For Jeff Jarvis, the onus falls on journalists as well as platforms, to help monetise more, and rethink journalism ‘using these platforms natively’. But we shouldn’t lose sight of the fact that cat photos are what gets the most likes. We have to come to terms with that, says Koch: ‘much as we consider news as valuable and hugely important for society – there are a lot of Facebook users who just don’t.’ 95% of the content they share does not relate to journalism, she adds, ‘so we can’t just expect them to roll out a red carpet for us’. The key, therefore, is for news organisations is to be ‘as independent from Facebook as we can possibly be’.
Multilateral collaboration is key.
The ‘News and Technology Union’ is more interesting than it sounds. Rasmus Nielsen’s idea is that platforms and publishers need to come together for partnerships and make them the norm, rather than what currently happens, the occasional collaboration between ‘giant platform X with individual publisher Y’. This would be run by a UN/EU-style international body that would ‘institutionalise what multilateral collaboration would look like,’ he says. These longer-term partnerships would civilise the competition of the ‘platform wars’, and could even include platforms hiring journalists. While it wouldn’t iron out all the problems, it would be a space where competitors could have conversations and disagreements. We urgently need a joint enterprise for facilitating multi-lateral collaboration, he argues: ‘The future of every journalist in this room under 60 depends on this working out.’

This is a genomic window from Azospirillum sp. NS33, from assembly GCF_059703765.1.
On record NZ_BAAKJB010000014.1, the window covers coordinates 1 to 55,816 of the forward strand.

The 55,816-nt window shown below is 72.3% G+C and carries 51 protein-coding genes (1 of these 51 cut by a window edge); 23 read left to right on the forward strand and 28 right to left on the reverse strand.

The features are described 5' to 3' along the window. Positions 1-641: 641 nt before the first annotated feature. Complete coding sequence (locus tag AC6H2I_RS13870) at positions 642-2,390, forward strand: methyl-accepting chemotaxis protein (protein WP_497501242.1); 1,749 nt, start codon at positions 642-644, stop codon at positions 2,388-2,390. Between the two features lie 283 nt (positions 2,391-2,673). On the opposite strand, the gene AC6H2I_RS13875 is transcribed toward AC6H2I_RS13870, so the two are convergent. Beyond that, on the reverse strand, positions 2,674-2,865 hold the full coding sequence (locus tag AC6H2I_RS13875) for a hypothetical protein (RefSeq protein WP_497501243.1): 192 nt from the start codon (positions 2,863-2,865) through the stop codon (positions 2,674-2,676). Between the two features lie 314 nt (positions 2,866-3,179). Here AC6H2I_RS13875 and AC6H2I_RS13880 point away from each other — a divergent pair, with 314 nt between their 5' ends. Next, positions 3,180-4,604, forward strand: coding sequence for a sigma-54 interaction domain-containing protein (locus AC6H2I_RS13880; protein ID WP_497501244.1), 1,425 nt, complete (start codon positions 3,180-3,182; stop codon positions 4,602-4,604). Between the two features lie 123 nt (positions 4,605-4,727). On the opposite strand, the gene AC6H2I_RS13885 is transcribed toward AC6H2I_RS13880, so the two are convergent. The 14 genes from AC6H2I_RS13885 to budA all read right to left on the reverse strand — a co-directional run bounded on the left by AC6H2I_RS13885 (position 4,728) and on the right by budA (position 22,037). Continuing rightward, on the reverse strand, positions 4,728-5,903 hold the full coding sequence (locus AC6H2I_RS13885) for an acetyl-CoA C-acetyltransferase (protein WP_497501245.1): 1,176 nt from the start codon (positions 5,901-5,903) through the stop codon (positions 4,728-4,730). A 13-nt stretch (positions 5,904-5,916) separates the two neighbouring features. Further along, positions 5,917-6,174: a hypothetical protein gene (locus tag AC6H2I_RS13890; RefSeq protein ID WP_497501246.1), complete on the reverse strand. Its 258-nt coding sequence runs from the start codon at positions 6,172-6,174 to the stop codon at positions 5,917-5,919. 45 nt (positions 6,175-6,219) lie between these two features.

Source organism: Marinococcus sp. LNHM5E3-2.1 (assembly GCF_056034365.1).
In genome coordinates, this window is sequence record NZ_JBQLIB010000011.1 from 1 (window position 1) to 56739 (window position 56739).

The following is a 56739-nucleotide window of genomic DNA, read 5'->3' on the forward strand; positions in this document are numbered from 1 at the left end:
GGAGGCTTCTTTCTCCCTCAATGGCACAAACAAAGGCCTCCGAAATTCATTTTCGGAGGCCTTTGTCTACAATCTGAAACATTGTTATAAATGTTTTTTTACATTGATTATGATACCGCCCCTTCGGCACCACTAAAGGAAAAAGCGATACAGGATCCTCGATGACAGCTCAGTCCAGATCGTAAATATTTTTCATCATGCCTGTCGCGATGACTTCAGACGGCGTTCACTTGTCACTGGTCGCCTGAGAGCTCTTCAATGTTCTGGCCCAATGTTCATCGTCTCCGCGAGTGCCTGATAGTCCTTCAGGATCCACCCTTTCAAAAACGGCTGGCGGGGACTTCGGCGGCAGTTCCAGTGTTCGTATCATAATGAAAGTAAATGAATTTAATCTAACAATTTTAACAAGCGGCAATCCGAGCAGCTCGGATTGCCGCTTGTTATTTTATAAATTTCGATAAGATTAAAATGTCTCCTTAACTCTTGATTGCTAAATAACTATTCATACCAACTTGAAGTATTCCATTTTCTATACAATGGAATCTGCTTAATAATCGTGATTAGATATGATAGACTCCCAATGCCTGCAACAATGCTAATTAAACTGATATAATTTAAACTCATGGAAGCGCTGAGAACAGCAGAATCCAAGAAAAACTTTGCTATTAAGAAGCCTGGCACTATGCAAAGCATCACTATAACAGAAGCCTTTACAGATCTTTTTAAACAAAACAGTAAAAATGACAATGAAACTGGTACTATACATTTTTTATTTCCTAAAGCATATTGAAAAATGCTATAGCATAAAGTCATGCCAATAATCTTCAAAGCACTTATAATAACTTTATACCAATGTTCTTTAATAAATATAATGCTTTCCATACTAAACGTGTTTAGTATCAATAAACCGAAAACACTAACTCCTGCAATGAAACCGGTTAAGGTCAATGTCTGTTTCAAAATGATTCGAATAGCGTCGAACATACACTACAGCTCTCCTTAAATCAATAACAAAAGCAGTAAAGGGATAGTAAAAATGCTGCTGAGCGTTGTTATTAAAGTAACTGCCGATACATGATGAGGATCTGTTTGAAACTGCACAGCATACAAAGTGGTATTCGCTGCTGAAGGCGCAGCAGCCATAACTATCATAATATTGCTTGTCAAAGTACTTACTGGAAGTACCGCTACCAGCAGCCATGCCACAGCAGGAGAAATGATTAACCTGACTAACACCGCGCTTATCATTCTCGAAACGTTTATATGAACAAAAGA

The experts have spoken. And in this period of soul-searching for Facebook, Campbell Brown and her colleagues could do a lot worse than to listen to what they have to say.